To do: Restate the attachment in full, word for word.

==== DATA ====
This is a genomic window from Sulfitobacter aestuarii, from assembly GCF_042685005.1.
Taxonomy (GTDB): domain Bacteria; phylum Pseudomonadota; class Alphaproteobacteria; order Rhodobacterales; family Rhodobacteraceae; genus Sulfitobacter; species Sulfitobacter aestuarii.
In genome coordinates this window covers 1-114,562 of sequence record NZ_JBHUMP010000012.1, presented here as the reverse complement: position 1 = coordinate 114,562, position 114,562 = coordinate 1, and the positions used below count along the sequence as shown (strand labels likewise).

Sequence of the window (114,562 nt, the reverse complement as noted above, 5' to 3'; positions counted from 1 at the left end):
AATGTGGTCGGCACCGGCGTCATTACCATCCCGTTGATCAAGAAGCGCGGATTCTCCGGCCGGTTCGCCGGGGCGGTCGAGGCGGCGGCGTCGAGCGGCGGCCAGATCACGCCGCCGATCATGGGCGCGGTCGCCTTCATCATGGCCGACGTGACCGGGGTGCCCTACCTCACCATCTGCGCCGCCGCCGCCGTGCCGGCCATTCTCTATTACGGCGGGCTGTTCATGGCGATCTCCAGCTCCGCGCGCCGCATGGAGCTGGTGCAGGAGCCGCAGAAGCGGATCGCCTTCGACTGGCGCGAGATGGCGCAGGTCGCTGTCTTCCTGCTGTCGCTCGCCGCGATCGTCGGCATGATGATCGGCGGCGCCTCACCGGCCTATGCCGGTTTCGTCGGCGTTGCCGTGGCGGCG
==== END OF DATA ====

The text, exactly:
This is a genomic window from Sulfitobacter aestuarii, from assembly GCF_042685005.1.
Taxonomy (GTDB): domain Bacteria; phylum Pseudomonadota; class Alphaproteobacteria; order Rhodobacterales; family Rhodobacteraceae; genus Sulfitobacter; species Sulfitobacter aestuarii.
In genome coordinates this window covers 1-114,562 of sequence record NZ_JBHUMP010000012.1, presented here as the reverse complement: position 1 = coordinate 114,562, position 114,562 = coordinate 1, and the positions used below count along the sequence as shown (strand labels likewise).

Sequence of the window (114,562 nt, the reverse complement as noted above, 5' to 3'; positions counted from 1 at the left end):
AATGTGGTCGGCACCGGCGTCATTACCATCCCGTTGATCAAGAAGCGCGGATTCTCCGGCCGGTTCGCCGGGGCGGTCGAGGCGGCGGCGTCGAGCGGCGGCCAGATCACGCCGCCGATCATGGGCGCGGTCGCCTTCATCATGGCCGACGTGACCGGGGTGCCCTACCTCACCATCTGCGCCGCCGCCGCCGTGCCGGCCATTCTCTATTACGGCGGGCTGTTCATGGCGATCTCCAGCTCCGCGCGCCGCATGGAGCTGGTGCAGGAGCCGCAGAAGCGGATCGCCTTCGACTGGCGCGAGATGGCGCAGGTCGCTGTCTTCCTGCTGTCGCTCGCCGCGATCGTCGGCATGATGATCGGCGGCGCCTCACCGGCCTATGCCGGTTTCGTCGGCGTTGCCGTGGCGGCG